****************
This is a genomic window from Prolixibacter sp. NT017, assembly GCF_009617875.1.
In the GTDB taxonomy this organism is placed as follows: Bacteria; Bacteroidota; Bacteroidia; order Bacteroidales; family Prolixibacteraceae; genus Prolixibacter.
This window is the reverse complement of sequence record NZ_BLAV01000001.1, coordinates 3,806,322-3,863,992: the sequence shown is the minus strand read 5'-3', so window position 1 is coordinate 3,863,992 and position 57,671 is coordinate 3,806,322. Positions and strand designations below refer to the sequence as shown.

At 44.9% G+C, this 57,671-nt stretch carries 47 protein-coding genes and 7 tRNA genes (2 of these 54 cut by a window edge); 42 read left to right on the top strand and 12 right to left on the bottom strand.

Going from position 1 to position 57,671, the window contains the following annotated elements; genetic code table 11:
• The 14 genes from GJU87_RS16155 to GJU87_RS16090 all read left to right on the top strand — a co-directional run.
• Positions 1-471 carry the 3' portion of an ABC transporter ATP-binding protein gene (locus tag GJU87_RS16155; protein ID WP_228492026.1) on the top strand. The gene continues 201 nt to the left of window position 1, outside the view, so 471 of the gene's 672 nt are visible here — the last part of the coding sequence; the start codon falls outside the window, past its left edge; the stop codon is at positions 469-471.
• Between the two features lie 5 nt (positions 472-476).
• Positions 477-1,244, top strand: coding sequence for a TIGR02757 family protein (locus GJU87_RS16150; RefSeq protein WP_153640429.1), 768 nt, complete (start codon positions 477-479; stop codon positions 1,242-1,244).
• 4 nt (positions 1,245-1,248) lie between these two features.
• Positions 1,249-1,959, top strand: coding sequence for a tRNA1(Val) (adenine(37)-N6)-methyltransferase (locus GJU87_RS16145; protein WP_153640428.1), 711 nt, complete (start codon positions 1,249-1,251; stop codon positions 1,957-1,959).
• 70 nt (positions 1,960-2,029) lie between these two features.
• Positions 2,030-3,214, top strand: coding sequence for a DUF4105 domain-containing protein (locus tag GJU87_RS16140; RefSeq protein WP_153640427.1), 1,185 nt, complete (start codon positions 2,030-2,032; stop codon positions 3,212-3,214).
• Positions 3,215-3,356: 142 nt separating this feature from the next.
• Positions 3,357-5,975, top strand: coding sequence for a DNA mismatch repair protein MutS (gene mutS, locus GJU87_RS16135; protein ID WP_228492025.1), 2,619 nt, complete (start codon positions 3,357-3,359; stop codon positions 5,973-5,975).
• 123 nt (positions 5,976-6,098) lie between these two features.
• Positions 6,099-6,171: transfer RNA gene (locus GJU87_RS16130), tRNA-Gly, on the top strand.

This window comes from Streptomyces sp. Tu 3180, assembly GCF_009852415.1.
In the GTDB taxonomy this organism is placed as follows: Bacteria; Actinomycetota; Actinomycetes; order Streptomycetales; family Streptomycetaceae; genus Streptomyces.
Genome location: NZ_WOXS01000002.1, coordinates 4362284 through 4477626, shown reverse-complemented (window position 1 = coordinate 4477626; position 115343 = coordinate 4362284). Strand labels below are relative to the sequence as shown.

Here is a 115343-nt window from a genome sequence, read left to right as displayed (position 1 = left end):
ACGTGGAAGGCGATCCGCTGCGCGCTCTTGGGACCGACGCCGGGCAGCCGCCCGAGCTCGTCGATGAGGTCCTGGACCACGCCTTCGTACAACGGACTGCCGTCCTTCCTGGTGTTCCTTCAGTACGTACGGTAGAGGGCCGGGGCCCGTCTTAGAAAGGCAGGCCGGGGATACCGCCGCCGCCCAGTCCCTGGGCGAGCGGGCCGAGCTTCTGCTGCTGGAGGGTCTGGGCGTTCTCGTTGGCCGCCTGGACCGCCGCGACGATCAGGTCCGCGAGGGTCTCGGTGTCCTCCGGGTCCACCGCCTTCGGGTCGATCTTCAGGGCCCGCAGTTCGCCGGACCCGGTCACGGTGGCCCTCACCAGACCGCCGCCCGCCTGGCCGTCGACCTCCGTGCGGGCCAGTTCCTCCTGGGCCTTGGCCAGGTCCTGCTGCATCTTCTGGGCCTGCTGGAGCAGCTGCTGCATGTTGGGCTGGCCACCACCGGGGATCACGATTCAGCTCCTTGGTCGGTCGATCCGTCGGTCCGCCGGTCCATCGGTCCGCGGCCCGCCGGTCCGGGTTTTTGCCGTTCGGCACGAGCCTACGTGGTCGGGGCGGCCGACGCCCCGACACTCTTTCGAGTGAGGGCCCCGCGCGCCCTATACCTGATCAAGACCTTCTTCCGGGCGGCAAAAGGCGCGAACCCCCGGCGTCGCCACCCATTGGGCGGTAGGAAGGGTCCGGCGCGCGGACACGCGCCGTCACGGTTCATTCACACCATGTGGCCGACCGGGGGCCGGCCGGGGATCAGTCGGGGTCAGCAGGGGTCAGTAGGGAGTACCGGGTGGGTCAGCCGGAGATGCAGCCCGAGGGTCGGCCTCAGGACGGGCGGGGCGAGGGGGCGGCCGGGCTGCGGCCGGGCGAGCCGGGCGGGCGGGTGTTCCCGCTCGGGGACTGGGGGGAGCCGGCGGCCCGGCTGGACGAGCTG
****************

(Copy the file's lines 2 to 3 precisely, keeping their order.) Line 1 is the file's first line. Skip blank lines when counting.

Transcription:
In the GTDB taxonomy this organism is placed as follows: Bacteria; Bacteroidota; Bacteroidia; order Bacteroidales; family Prolixibacteraceae; genus Prolixibacter.
This window is the reverse complement of sequence record NZ_BLAV01000001.1, coordinates 3,806,322-3,863,992: the sequence shown is the minus strand read 5'-3', so window position 1 is coordinate 3,863,992 and position 57,671 is coordinate 3,806,322. Positions and strand designations below refer to the sequence as shown.